It's July 4th! Doesn't feel right to celebrate anything, though.
Fugees, "Ready or Not"
This album was really huge, driven by a rapturous critical reception (and, of course, some seriously bangin' singles). It represents a little bit of a path not taken for hip-hop at large, though, as the Bad Boy Records era was really taking over around this time, which didn't leave a lot of commercial space for other approaches. That it didn't generate a lot of followers is no comment on the quality, of course, as it remains a classic.
Yo La Tengo, "Sugarcube"
A nice confection from I Can Hear the Heart Beating As One, the album that you might describe as their breakthrough, although I think that gives short shrift to a bunch of their earlier records. But, regardless of how much I enjoy New Wave Hot Dogs or Painful, this is the album that seems to have gotten them more attention. It remains as good a place as any to explore their music.
Pallbearer, "I Saw The End"
The third Pallbearer album followed up on the critically acclaimed Foundations of Burden, which was one of those metal albums that crossed over and got attention from non-metal critics. And it's easy to see why, it's very approachable music. The clean vocals certainly help the crossover appeal. But enough of that, you're here, you're used to having things that sound like a dispeptic grizzly stepped on a broken bottle, so what do we think about it around here? Well, the consistent position of Five Songs (I just checked!) is that it's fine in the right mood. And yeah - this stuff is actually pretty tame in a lot of ways, and so I really only want to listen to this if I want something kinda heavy but not too heavy. It sounds like a fork in the road in the 80s, where heavy metal could have gone but largely didn't.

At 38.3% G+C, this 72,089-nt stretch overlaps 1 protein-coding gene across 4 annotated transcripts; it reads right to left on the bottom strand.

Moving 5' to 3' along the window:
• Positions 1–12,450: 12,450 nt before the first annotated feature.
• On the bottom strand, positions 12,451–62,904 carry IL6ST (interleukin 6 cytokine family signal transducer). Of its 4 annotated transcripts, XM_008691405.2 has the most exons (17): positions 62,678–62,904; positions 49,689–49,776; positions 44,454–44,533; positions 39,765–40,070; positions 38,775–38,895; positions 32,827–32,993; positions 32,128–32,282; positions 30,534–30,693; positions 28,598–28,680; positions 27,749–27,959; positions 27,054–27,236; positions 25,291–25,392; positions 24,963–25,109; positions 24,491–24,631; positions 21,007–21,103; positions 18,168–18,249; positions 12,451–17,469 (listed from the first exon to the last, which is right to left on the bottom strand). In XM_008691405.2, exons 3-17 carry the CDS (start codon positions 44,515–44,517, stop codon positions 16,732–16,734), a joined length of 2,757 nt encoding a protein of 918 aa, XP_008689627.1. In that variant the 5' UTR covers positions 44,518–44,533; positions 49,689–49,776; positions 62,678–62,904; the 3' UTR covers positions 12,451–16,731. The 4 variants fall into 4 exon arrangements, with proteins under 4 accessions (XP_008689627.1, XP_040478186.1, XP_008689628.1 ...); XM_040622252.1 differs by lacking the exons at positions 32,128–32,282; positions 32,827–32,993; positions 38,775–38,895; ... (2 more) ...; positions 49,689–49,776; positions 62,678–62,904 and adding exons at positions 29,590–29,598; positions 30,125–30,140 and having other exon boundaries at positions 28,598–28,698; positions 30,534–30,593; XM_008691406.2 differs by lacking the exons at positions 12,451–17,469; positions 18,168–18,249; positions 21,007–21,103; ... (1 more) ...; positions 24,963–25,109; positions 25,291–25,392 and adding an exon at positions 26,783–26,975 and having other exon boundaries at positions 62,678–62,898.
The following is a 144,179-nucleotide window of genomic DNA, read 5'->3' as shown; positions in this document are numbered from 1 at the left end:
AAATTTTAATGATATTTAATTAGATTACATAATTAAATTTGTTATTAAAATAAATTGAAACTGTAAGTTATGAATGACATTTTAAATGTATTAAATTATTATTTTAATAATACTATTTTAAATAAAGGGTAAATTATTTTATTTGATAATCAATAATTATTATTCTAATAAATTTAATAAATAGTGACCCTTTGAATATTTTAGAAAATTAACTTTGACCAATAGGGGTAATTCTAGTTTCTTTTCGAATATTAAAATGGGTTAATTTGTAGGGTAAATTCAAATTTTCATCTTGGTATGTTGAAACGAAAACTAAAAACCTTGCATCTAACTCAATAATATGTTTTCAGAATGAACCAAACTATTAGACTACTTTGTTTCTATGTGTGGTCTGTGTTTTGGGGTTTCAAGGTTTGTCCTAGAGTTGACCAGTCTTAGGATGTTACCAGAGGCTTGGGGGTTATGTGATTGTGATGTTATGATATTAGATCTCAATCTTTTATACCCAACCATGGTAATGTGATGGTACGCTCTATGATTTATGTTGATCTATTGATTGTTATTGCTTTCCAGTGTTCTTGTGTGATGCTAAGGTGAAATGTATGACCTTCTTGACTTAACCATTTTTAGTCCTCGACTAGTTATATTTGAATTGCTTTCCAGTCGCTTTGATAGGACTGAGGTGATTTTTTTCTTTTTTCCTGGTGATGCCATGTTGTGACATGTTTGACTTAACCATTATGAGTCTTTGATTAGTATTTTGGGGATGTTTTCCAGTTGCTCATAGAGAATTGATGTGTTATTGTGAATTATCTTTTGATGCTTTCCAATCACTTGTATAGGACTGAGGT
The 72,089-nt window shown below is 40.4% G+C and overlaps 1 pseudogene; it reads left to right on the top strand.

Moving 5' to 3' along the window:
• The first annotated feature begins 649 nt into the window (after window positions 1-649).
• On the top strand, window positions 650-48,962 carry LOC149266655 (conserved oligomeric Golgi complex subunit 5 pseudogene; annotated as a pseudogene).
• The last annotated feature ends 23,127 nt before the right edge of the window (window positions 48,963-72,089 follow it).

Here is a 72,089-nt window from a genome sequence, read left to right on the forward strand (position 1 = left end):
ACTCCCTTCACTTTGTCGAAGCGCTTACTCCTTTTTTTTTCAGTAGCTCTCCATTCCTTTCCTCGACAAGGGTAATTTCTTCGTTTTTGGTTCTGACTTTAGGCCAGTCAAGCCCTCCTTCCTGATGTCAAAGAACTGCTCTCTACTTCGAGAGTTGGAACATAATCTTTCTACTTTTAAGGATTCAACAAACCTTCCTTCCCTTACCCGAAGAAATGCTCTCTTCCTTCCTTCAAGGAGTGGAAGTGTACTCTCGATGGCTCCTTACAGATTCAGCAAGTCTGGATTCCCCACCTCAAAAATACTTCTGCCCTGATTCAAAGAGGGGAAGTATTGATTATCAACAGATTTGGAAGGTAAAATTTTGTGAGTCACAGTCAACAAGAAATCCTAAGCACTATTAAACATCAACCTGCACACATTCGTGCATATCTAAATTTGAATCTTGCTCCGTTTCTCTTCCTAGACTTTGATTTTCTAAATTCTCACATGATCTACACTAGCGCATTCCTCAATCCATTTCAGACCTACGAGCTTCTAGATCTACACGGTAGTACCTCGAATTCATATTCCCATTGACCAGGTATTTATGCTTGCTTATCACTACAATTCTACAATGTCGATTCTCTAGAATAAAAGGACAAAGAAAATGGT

Boris, "Riot Sugar"
Now, Boris, I'll always listen to Boris.
Tommy McCook, "Armageddon Time"
This is Skatalites founder Tommy McCook doing stuff under his own name, and so of course it rules.